- November 17, 2021
- Posted by: OptimizeIAS Team
- Category: DPN Topics
Subject – Science and Tech
Context – A world with fewer bats around is one that has failed to understand the critical role they play in ecosystems
- Bats are the largest mammalian group after rodents, with over 1,300 species making up a quarter of all mammals.
- They occur on all continents except Antarctica and are particularly diverse in South Asia, with 114 species of insect-eating bats and 14 fruit bats, also known as “flying foxes”, occurring in India.
- They roost in large colonies on trees, tree hollows, caves, rock crevices and abandoned manmade structures.
- They play a unique role in maintaining ecosystem structure, making a singular contribution to our food production, economy and well-being.
- They are the only mammals capable of true flight and have a unique sonar-based echolocation mechanism to capture prey at night.
Their Significance –
- Seed dispersal – The diet of fruit-eating bats consists largely of flowers and fruits such as mangoes, bananas, guavas, custard apples, figs, tamarind and many species of forest trees.
- Pollination – Studies have found that bats play a vital role in pollination, mainly of large-flowered plants, and in crop protection.
- Production boost – Some large insectivorous bats are also reported to feed on small rodents.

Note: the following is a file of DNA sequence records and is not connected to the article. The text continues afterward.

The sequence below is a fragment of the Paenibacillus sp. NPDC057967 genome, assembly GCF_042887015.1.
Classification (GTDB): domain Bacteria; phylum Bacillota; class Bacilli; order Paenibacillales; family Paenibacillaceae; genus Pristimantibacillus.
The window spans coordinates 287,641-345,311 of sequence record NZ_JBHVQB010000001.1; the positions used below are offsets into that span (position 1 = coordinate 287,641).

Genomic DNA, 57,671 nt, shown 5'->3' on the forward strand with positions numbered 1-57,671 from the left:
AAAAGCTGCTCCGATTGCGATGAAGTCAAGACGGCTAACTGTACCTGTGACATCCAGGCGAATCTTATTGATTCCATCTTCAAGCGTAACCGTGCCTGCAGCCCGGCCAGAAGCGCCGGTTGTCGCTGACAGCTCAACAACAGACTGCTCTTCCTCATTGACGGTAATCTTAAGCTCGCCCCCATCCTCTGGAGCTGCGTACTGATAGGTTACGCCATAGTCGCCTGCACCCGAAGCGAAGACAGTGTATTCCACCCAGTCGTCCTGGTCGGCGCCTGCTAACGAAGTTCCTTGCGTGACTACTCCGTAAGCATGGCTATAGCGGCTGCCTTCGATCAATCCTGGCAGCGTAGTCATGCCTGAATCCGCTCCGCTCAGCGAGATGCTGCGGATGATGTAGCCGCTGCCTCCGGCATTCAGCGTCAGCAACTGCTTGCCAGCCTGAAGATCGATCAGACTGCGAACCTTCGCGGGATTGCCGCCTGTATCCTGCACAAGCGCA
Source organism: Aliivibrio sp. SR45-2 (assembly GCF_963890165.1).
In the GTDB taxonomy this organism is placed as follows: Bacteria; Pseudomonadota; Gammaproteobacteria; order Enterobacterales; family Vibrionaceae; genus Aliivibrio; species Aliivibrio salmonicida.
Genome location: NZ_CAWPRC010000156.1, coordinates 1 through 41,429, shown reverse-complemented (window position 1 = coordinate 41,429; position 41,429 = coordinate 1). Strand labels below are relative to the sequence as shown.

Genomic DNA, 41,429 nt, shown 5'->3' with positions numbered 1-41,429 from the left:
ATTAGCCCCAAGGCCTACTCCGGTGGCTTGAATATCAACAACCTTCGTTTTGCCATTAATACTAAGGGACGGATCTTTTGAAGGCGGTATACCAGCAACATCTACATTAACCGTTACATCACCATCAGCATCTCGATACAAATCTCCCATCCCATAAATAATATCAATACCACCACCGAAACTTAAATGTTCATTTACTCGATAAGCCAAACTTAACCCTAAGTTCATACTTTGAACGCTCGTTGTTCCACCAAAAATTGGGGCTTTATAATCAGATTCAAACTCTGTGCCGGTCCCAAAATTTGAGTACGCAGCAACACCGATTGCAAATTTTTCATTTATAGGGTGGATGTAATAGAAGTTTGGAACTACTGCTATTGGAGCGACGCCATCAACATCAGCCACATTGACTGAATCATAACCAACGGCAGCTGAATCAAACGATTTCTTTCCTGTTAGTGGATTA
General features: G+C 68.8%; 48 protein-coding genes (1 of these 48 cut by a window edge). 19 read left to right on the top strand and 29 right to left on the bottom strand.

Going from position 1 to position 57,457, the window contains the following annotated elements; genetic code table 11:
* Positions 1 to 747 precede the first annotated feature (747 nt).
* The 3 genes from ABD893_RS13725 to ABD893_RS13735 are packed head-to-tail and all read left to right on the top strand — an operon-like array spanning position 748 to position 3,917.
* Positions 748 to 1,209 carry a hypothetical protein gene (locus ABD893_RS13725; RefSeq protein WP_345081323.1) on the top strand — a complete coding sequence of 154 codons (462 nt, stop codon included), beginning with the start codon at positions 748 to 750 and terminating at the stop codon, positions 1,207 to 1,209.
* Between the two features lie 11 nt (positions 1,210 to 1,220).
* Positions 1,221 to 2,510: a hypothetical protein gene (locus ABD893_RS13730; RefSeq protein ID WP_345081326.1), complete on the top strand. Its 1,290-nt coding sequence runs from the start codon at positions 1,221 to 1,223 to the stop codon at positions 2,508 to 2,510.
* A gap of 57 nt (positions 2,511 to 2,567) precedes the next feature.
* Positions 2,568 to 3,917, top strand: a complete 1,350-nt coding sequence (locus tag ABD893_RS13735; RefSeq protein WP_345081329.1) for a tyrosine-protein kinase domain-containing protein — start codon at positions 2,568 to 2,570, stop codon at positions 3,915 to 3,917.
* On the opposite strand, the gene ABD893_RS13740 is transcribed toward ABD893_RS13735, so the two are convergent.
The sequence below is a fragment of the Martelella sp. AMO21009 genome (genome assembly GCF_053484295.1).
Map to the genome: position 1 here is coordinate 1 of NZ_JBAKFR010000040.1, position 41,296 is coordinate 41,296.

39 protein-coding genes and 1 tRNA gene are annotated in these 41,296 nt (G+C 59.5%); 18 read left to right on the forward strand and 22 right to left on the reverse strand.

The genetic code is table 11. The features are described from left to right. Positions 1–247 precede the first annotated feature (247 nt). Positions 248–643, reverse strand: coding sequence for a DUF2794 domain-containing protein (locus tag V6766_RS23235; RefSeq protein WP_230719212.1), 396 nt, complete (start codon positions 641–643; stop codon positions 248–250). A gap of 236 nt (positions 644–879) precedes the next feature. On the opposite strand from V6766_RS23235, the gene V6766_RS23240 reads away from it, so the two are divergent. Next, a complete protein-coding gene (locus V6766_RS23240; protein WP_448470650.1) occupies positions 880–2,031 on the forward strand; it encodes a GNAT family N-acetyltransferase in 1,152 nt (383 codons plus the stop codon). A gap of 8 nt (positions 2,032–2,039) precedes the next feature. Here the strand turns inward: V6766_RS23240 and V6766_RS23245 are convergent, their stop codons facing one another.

- Soil fertility – Bat droppings provide organic input to soil and facilitate nutrient transfer, contributing to soil fertility and agricultural productivity.
- Health benefits – contribute to human health by reducing populations of mosquitoes and other insect vectors that spread malaria, dengue, chikungunya and other diseases.
Why do bats never fall sick?
- Bats are reservoirs for viruses, but they never fall sick.
- Flying results in toxic by-products that could damage cell contents.
- Bats have evolved mechanisms to avoid such damage by suppressing their immune systems.
- According to the IUCN, about 5 per cent of bats are categorised as endangered and another 11 per cent are data deficient.
- Further, some species of fruit bats are categorised under Schedule 5 of the Wildlife (Protection) Act, 1973, along with other vermin species like rats, making it difficult to legally conserve them.